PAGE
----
Piedmont Schools Students Move from Meeting Standards to Exceeding Standards

When Piedmont City School District’s education leaders looked to implement technology in the classroom, the priority was to not only transform education, but to lift the entire community. With that in mind, the district launched the mPower Piedmont initiative designed to provide every teacher and student in grades 4 – 12 with a MacBook and rigorous, engaging digital content and curriculum. The mPower initiative was the beginning of a push to provide equitable access to technology for everyone. Results include students moving from meeting academic standards to exceeding academic standards on the Alabama High School Graduation Exam.

“For us, mPower Piedmont is much more than simply a one-to-one initiative,” said Rena Seals, director of technology for Piedmont City School District. “To achieve our goal of transforming the community around education, it had to be education for all, not for a select few, not based on whether you had the means to afford it. We wanted to level the playing field, close the digital divide, so that everyone in Piedmont had equitable access to technology.”

“We turned to CompassLearning Odyssey to help us achieve this goal,” continued Seals. “We needed rigorous yet flexible content to help us succeed, and Odyssey gave us what we needed.”

Online Classes, Flexibility, and Digital Citizenship

Among the uses of CompassLearning Odyssey in the district, including credit recovery, distance learning for non-traditional students, Advanced Placement, and regular instruction, is online classes. Students in grades 10-12 are in an online class first period. The students can choose when, where, and how to complete the first-period coursework as long as they maintain a B average.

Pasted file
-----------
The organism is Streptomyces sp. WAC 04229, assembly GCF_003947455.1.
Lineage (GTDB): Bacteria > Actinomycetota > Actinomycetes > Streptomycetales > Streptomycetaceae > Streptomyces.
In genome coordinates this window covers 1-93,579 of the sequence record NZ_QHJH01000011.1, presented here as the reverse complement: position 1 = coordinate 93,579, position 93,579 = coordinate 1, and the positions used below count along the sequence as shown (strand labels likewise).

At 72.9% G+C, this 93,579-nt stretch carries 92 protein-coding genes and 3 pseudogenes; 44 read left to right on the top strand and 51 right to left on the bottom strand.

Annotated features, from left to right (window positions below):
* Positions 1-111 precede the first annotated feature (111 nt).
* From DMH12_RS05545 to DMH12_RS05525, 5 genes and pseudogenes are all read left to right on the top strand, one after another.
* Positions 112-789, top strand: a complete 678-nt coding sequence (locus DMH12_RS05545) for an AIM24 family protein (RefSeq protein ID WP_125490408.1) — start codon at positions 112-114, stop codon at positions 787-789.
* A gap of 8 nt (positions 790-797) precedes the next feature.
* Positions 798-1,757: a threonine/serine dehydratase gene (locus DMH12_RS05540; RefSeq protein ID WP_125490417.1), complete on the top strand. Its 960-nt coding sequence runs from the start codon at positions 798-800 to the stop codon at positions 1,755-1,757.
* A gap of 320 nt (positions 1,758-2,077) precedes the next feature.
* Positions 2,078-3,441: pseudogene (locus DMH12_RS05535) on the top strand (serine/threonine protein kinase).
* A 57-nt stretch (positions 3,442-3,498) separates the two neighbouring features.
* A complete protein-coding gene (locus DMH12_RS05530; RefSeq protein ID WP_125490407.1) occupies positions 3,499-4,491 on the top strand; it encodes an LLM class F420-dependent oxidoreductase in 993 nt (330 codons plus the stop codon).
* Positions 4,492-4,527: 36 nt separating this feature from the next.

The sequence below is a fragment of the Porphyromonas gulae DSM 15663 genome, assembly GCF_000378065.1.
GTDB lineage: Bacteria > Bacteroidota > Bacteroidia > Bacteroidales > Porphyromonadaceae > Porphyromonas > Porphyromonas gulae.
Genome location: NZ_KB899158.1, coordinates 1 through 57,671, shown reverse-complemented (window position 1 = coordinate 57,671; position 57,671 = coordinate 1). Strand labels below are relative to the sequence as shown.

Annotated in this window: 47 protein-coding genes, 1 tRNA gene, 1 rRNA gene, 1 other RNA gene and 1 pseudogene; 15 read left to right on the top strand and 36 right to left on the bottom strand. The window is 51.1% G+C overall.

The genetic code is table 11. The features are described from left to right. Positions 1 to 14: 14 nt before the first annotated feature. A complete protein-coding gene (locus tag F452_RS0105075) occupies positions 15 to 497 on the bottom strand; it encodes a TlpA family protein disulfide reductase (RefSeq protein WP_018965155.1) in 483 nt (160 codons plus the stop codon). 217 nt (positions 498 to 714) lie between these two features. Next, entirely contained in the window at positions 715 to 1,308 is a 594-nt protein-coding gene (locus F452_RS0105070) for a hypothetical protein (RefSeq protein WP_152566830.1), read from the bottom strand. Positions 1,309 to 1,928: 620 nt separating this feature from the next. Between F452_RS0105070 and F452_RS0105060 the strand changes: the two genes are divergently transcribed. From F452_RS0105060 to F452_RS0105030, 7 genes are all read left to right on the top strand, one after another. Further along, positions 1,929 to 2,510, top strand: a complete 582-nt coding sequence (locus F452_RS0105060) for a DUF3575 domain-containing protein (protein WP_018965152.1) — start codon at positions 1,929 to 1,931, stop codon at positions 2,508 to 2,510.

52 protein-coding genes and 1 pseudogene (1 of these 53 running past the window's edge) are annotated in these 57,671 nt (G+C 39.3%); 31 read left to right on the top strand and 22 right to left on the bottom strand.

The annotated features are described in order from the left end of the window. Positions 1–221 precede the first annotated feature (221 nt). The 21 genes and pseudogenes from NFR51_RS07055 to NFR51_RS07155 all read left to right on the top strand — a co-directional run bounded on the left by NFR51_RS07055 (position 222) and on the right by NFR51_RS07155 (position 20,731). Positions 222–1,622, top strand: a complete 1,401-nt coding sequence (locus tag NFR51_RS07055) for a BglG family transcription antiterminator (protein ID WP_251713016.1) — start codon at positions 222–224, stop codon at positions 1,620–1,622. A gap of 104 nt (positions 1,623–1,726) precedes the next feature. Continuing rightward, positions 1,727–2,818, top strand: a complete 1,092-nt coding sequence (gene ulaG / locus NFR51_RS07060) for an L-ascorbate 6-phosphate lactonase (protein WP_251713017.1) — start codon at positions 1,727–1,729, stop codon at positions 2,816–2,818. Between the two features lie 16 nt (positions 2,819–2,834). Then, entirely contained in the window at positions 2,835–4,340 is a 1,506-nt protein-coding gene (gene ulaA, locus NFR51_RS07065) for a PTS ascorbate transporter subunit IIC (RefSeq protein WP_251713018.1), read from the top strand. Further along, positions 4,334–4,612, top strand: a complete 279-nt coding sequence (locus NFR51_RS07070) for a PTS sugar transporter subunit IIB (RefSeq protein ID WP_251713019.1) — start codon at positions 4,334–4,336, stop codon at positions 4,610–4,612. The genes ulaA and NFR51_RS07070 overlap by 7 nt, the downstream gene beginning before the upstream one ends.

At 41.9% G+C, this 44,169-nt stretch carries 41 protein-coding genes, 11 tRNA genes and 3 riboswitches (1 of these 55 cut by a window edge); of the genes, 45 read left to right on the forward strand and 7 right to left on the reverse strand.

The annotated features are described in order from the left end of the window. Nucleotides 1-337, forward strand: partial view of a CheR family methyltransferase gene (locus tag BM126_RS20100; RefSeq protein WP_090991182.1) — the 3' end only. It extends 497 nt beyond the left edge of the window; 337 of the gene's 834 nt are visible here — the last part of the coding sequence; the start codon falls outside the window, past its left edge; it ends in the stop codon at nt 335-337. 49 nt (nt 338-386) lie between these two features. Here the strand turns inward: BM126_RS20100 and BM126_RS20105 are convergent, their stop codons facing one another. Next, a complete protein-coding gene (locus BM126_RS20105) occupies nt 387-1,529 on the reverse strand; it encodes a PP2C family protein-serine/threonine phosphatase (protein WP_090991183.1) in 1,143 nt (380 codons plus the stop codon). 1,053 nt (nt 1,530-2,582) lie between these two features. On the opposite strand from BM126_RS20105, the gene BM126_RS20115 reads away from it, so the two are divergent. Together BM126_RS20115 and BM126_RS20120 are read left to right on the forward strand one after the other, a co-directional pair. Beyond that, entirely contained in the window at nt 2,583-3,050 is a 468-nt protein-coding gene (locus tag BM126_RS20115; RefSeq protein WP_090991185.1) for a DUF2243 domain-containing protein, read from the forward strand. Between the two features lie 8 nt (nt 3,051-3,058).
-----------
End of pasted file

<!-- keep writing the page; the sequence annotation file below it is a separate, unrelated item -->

More than just technology

Superintendent Matthew Akin gives much of the credit for the district’s success to teacher leaders who embraced the technology initiative and continue to put students’ interests above all else.

“Computers didn’t make this all happen,” said Akin. “The whole environment of innovation made it happen.”


High school students moved from Level III, which is meeting academic standards, to Level IV, which is exceeding academic standards, on Alabama’s High School Graduation Exam. The high school was named a 2012 National Blue Ribbon School and achieved a Distinguished GreatSchools Rating of 8 out of 10.

Internet connectivity for the community was enhanced as well, as a result of the city-wide wireless mesh built with federal grant money to provide wireless access to and support economic development for the entire city.